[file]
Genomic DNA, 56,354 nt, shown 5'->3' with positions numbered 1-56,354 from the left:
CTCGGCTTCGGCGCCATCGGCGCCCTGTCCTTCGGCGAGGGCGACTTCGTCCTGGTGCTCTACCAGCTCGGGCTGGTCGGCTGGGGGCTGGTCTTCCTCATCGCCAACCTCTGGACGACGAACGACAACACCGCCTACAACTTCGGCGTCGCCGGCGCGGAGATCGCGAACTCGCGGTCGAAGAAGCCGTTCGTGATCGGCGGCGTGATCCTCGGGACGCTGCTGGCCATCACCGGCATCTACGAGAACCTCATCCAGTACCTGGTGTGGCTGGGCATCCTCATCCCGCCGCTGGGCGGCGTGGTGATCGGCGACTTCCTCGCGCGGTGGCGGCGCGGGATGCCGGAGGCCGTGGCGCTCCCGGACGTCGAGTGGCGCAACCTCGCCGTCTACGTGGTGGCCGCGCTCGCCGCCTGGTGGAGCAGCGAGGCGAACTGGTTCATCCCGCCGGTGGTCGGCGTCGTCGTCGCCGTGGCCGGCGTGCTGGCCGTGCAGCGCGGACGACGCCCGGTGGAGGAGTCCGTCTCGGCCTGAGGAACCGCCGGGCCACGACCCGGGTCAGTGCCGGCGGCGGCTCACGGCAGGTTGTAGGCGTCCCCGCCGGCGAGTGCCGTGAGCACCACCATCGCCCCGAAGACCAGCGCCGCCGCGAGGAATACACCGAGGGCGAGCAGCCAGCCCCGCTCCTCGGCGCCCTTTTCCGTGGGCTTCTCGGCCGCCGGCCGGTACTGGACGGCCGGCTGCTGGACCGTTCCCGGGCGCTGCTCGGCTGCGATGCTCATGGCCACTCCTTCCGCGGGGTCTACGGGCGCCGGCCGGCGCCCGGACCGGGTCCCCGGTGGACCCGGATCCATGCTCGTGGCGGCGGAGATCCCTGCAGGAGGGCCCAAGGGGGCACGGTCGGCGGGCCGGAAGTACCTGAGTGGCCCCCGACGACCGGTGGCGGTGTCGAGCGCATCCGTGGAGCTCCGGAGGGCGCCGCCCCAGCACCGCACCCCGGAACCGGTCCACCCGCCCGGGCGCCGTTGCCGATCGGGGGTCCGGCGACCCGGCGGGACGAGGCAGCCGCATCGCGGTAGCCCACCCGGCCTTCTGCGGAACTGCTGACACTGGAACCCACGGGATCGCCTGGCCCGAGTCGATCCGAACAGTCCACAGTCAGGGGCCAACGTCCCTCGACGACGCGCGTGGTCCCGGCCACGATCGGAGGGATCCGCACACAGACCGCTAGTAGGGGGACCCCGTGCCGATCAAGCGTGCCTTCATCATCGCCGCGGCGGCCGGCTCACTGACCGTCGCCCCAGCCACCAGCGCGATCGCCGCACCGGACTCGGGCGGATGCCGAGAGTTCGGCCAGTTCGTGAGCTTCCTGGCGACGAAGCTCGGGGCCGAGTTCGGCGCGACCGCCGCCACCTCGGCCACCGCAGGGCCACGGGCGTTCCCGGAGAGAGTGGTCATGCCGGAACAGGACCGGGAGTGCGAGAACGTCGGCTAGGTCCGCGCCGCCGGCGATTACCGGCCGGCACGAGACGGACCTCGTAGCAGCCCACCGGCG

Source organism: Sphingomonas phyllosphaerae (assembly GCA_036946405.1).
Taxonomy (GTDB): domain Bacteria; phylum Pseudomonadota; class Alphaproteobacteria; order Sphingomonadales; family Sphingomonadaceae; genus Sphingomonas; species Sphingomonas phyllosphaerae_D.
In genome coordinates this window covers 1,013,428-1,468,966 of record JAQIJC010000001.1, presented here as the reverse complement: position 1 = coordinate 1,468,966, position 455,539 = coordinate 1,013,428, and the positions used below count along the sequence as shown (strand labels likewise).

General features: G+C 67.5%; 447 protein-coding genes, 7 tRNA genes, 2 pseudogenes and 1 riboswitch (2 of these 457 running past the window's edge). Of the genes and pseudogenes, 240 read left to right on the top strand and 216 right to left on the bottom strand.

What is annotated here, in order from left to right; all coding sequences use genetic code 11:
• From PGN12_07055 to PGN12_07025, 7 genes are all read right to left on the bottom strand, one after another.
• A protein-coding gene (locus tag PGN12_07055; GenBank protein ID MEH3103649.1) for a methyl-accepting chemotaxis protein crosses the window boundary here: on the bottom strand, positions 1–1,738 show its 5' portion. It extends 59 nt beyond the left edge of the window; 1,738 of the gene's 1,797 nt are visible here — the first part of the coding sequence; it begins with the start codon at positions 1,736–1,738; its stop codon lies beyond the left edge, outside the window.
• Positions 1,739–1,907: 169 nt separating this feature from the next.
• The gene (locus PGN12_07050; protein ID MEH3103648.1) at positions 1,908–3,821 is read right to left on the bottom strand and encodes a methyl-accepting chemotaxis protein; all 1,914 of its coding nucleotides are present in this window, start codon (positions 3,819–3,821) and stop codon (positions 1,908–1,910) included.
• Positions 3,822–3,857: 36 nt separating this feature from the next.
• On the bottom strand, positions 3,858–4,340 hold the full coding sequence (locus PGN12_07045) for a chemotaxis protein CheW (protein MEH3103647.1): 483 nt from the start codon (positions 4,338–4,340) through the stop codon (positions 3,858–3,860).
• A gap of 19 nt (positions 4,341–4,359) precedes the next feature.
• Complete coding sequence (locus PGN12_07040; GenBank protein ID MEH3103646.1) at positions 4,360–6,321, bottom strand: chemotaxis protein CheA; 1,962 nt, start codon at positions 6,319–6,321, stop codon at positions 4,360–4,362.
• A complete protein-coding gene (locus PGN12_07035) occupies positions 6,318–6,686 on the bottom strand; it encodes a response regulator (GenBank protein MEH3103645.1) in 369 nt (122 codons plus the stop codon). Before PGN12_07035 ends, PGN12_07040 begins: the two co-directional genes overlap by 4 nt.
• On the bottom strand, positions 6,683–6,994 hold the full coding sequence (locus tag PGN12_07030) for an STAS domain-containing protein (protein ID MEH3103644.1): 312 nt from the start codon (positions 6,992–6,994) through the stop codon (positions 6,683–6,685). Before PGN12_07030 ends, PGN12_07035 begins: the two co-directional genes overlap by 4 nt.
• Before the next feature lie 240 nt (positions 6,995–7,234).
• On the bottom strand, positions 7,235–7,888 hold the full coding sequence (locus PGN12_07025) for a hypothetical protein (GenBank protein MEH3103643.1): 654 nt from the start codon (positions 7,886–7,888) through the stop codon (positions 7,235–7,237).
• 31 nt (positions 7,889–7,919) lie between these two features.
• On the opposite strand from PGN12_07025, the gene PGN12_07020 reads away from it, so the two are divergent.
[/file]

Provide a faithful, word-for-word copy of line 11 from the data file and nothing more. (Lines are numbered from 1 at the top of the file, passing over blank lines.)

• The gene (locus PGN12_07050; protein ID MEH3103648.1) at positions 1,908–3,821 is read right to left on the bottom strand and encodes a methyl-accepting chemotaxis protein; all 1,914 of its coding nucleotides are present in this window, start codon (positions 3,819–3,821) and stop codon (positions 1,908–1,910) included.